- There is that is highly inefficient and constraining (see example QWERTY vs. DVORAK)Foundation-Paralysis Effect 🎨
- Peter Thiel in his book "From Zero to One" sees the same thing in a technology. e.g. in a startup world if there is a possibility for a business its probably already existing. It's really hard to do a new big startup because as soon as the technological opportuinty opens up somebody will figure out and go into it.
- I believe there are hundreds of new social media startups possible right now with a technology we have currently but it's really hard to pull them off (idea, design, marketing). to explain why startups are possible in the world of large companies uses the following metaphor. When small planes are flying into big cloud it's not that they have radars. They cannot see where they are flying into. The reason it's safe to do is that this is humongous space and it's highly unlikely to crash with another plane.Paul Grahamsays that it's important and difficult excercise to distinguish weather some startup idea is impossible (yes, as soon as new technology opens new possibilities it is filled with new applications) or nobody thought about it or was able to bring a successful product. Patrick Collison asked why is this so hard to make a good app. There are so many bad apps. And I think that's the core of it. Why good apps are good is not obvious. There are many things synced, working that look minimalistic and obvious but took a lot of effort to arrive at.Paul Graham
In technology winner takes it all
Not sure if following is true. There are a lot of technologies that are existing in parallel. Maybe this applies more to technologies such as electrical circuits, algorithms.
If there are two competitors in the technology (does it more apply to technologies such as algorithms usually the one that is a little bit more effective tend to slowly snowball into a bit larger, a bit larger and eventually only
Nature or nurture
"Since the 1950s, the nonprofit Holt International has helped American families adopt tens of thousands of children from Korea and other countries. Parents would sign up, get approved, and get the next available child who fit their general criteria. The process was essentially random, which gave scientists an opportunity. They could compare genetically unrelated children who were assigned to the same parents: The more the parents influenced the children, the more these adopted brothers and sisters would end up alike.What the scientists found was that the family a kid was raised in had surprisingly little impact on how that kid ended up. Unrelated children adopted into the same home ended up only a little more similar than unrelated children who were raised separately. The effects of nature on a child’s future income were some 2.5 times larger than the effects of nurture.”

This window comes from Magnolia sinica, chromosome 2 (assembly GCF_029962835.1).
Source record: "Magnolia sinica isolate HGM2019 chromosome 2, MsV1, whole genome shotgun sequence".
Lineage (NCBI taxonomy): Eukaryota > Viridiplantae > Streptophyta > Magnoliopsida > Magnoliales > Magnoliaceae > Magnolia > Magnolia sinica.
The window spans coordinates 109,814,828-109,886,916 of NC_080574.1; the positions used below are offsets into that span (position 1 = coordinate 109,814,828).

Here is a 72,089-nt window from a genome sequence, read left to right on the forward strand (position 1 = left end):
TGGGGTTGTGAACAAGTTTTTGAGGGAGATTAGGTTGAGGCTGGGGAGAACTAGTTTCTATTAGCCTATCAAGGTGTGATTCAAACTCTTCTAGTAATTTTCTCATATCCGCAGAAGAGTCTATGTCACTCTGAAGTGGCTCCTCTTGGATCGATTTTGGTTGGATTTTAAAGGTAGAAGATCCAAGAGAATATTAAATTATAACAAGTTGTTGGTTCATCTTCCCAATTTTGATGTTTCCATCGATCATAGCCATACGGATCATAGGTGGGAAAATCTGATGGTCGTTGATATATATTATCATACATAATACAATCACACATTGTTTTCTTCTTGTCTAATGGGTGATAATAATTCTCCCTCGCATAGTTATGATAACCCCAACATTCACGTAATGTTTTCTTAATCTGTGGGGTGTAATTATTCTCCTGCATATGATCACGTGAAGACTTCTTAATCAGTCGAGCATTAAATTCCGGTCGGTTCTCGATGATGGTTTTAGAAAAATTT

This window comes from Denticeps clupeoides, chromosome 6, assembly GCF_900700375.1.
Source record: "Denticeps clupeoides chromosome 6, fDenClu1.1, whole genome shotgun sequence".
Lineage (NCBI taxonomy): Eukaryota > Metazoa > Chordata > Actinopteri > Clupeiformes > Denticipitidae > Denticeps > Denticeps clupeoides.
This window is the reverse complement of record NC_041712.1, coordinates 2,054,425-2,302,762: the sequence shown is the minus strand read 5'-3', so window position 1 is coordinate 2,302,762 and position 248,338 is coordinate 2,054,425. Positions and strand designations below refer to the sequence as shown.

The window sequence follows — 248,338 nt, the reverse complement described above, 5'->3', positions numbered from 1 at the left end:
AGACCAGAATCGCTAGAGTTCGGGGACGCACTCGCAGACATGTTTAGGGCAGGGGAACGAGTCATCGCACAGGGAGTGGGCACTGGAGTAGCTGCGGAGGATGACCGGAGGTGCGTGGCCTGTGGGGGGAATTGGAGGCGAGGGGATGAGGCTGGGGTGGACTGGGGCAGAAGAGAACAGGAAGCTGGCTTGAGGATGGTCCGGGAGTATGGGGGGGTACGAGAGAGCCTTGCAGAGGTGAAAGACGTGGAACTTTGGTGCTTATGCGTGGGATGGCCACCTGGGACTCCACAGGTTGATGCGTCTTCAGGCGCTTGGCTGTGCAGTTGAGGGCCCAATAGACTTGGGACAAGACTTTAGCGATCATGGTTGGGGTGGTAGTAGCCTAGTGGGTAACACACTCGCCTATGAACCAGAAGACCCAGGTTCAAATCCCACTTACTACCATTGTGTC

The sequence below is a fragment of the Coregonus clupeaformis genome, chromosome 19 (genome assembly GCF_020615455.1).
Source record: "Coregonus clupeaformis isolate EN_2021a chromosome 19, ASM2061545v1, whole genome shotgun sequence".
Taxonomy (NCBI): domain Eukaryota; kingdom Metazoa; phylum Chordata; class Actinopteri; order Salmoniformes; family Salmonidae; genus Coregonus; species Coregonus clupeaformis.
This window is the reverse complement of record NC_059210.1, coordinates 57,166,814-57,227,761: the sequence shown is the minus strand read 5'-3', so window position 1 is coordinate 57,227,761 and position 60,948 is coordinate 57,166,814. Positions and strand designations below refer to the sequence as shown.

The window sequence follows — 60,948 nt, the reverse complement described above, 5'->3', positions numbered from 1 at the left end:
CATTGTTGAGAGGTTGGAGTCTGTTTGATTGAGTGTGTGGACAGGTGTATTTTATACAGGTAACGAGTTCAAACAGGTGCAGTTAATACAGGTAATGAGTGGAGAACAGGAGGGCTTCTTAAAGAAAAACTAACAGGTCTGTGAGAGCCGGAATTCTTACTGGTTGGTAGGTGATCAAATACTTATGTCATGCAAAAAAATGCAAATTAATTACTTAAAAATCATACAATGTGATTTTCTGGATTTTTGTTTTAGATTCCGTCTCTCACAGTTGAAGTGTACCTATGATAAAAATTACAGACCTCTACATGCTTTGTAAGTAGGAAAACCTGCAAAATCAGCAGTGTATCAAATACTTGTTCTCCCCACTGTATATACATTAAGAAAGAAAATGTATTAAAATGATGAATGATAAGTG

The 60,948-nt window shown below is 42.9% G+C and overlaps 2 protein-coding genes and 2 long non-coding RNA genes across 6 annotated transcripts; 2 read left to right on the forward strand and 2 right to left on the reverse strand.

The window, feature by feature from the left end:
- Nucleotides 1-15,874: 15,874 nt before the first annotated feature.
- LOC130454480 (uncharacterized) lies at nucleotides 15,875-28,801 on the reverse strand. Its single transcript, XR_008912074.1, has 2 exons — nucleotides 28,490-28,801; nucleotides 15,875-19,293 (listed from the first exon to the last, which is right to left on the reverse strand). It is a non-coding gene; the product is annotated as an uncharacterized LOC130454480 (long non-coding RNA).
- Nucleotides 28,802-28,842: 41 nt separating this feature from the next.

"Other researchers have done further studies of adoptees and twins, with similar results. As Bryan Caplan notes in his 2011 book, Selfish Reasons to Have More Kids, parents have only small effects on their children’s health, life expectancy, education, and religiosity (though studies have found that they have moderate effects on drug and alcohol use and sexual behavior, particularly during the teenage years, as well as how kids feel about their parents).”
This is beautiful moment.
I want to share how high am I on the hierarchy ladder.
Is taking notes on net positive?
It may be pretty effective strategy for for things you naturally tend to agree, things that expand your knowledge in a predictable manner.
That said these area of knowledge, perhaps in a smaller extend, is gonna be subjected to constant forgetting process as well.
But won’t work with thing you don’t understand, didn’t click, didn’t connect as an epiphany with different areas of knowledge, are on the verge of grasping. These ones will be discarded even though they have a high potential of being an important building blocks for knowledge. A high potential for changing or calibrating your views – probably the most important feature of learning.
Is this area actually expanding your understanding more effectively than the things you more naturally agree with?
Things that are counterintuitive or anti-conscious (actively being not accepted as truths e.g.
How to square The grass is greener somewhere else bias vs. My-side bias?
On aggregate is it more about sum of all parts or specific combination of ingredients?
- Universal: Cooking all things together. Cooking each thing seperately and adding one by one. No difference in temeperature or length. How much value can you get out of the two?